On March 31st, 2014, the Mississippi Supreme Court reversed Michelle Byrom’s death sentence and ordered a new trial with a new judge.
Before the case could be remanded to the circuit court, the State filed a motion to the Supreme Court, asking for explanations about the reasoning behind the Byrom decision. The office of state Attorney General Jim Hood wrote that “there is an absolute need to know (…) to avoid the same errors at the new trial."
“Without knowing what this court considers to be reversible error in this case, where each and every issue has been previously found not to be error the prosecution and the trial court will be at a loss with how to proceed on the various issues that will surely arise once again,” he continued.
Among the numerous failures in her case, Byrom’s attorneys argued especially:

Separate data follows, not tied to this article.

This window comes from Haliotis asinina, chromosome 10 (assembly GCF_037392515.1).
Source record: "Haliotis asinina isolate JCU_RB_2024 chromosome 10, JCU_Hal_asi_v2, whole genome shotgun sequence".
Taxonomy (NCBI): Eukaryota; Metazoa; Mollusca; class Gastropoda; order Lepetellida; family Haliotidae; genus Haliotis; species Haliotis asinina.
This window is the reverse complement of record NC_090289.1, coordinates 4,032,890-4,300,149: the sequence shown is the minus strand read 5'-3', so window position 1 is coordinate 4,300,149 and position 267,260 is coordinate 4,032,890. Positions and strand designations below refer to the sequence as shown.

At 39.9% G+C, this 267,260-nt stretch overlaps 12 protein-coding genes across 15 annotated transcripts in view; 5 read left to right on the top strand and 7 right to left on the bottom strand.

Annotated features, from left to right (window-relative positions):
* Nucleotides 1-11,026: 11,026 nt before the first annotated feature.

- The confession of her son to the court-appointed psychologist that he murdered his abusive father by himself was not reported to the defense attorneys but revealed after her trial;
- The defense counsel failed to disclose two letters to the prosecution prior to trial, in which her son confessed his crime again and described how and why he killed his father;
- The defense counsel failed to present the overwhelming mitigating circumstances to the court during the sentencing phase of the trial and didn’t call any witnesses;
- The defense counsel persuaded Byrom to waive her right to have a jury determine her sentence even though only one juror with a dissenting voice was enough to avoid death penalty;
- Only her son was found with gunpowder residue on his hands and not the hitman she could have allegedly hired.
We can suppose that all of those arguments impacted the Supreme Court’s decision.
Tags: #Michelle Byrom